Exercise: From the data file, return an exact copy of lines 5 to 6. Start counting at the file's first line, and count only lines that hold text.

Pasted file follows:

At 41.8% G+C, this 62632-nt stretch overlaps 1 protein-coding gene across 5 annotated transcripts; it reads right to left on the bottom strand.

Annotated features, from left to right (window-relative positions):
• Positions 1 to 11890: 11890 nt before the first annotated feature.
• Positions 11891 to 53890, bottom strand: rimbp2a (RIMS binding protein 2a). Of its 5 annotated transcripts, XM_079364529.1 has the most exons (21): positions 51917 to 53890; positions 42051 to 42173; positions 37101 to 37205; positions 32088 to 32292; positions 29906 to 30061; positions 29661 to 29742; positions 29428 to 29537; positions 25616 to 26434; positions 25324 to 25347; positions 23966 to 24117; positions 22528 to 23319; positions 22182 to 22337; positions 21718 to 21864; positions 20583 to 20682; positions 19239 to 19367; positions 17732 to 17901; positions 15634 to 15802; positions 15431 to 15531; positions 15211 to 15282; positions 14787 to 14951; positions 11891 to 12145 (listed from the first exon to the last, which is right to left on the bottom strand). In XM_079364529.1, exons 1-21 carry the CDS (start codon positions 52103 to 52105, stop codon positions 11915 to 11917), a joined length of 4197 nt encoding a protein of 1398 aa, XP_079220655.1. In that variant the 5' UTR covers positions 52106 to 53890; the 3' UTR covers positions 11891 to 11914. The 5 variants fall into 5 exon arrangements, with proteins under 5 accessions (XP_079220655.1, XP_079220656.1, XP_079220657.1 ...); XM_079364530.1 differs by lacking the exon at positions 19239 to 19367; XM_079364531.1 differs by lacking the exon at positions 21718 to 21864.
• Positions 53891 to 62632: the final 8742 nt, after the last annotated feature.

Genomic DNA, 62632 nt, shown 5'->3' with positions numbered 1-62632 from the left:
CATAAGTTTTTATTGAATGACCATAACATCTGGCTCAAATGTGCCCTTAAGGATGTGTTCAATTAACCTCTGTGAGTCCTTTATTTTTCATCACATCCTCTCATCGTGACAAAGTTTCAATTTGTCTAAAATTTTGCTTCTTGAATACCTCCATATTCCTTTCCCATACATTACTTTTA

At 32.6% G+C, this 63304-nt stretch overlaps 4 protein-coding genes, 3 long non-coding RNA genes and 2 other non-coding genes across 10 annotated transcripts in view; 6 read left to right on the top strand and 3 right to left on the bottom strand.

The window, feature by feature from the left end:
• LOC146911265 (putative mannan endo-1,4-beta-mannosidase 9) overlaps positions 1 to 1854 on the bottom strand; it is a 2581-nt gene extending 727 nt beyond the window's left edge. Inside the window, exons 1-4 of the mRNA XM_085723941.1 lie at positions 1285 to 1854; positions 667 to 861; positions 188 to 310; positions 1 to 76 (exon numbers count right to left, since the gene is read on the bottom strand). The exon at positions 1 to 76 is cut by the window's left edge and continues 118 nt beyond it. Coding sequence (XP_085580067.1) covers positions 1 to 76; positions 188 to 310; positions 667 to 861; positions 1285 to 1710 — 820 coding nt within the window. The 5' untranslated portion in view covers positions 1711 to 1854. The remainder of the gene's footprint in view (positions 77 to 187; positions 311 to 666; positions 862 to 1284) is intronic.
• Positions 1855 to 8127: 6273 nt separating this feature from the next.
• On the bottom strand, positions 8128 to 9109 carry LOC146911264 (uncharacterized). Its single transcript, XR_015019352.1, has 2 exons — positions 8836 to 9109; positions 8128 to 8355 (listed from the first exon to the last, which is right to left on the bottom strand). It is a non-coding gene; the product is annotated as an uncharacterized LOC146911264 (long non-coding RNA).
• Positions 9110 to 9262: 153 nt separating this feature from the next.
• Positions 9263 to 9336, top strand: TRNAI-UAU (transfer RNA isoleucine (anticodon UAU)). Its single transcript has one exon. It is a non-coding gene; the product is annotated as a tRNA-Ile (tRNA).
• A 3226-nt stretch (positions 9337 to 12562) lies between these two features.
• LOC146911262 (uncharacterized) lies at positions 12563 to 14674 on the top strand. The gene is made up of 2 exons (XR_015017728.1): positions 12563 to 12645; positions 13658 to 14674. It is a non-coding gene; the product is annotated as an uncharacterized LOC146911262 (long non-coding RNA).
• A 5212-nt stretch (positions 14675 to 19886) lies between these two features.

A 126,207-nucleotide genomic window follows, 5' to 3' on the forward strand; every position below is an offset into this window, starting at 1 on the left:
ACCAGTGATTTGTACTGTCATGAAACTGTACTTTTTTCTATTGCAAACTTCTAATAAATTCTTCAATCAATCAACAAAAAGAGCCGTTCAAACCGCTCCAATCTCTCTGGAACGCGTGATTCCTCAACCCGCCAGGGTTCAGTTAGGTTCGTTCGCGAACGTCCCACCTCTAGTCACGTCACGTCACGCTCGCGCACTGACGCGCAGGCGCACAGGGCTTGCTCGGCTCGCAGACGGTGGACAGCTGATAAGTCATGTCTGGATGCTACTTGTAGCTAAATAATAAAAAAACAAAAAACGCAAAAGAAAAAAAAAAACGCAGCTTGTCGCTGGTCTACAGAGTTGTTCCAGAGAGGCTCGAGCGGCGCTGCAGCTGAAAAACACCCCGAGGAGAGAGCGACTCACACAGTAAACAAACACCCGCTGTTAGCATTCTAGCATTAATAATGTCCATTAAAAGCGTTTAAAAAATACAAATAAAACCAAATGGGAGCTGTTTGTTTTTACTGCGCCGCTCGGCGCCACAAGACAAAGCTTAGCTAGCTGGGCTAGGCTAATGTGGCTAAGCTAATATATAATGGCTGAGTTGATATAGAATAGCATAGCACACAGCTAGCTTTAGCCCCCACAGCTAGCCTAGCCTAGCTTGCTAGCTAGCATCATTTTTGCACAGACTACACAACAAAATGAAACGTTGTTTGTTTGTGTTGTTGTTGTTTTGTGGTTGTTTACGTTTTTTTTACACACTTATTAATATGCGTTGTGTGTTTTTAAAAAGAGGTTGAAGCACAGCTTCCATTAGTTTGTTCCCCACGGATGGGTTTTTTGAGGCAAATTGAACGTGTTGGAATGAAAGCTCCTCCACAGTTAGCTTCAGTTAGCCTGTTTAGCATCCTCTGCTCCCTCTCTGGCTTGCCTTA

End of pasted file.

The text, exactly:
• Positions 53891 to 62632: the final 8742 nt, after the last annotated feature.

Genomic DNA, 62632 nt, shown 5'->3' with positions numbered 1-62632 from the left: